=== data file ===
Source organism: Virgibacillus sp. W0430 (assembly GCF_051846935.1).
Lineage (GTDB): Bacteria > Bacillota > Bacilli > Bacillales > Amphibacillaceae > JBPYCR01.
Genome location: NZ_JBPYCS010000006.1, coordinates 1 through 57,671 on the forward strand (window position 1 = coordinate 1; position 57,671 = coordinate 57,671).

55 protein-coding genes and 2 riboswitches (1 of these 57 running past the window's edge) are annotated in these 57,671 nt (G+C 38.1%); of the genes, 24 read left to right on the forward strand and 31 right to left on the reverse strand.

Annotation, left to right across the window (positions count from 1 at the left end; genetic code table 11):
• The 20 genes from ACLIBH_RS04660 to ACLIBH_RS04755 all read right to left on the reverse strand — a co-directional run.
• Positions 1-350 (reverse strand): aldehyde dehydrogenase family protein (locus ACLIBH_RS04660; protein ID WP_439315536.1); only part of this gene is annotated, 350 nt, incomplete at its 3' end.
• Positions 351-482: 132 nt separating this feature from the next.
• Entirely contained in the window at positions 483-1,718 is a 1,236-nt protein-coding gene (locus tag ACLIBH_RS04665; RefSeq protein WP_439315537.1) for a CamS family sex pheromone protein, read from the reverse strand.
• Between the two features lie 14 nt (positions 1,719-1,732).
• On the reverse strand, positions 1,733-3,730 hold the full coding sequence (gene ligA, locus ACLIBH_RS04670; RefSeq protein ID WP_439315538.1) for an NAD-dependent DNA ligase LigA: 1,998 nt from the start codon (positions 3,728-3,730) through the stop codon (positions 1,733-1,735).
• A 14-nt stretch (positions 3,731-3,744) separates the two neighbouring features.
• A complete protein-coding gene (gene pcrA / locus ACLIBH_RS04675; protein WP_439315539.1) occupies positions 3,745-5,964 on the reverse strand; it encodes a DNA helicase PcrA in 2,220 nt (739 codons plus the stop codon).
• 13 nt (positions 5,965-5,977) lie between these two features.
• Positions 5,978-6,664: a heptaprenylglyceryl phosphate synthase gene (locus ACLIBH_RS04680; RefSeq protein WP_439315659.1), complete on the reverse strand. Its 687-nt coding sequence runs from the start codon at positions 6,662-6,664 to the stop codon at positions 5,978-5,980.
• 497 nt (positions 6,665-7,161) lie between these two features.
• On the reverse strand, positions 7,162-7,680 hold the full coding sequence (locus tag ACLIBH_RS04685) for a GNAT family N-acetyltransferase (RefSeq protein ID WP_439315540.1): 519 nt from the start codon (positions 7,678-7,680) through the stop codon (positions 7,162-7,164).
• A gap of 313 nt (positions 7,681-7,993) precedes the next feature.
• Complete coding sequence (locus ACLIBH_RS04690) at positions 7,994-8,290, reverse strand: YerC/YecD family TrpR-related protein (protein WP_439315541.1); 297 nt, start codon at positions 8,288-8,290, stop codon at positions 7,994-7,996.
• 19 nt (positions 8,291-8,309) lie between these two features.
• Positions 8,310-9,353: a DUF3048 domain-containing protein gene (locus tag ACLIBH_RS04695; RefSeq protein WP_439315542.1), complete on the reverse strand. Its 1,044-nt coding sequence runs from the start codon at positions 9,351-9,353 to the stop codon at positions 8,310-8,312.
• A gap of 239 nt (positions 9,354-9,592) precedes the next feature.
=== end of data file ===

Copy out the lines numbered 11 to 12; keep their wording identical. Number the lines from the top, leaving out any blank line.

• On the reverse strand, positions 1,733-3,730 hold the full coding sequence (gene ligA, locus ACLIBH_RS04670; RefSeq protein ID WP_439315538.1) for an NAD-dependent DNA ligase LigA: 1,998 nt from the start codon (positions 3,728-3,730) through the stop codon (positions 1,733-1,735).
• A 14-nt stretch (positions 3,731-3,744) separates the two neighbouring features.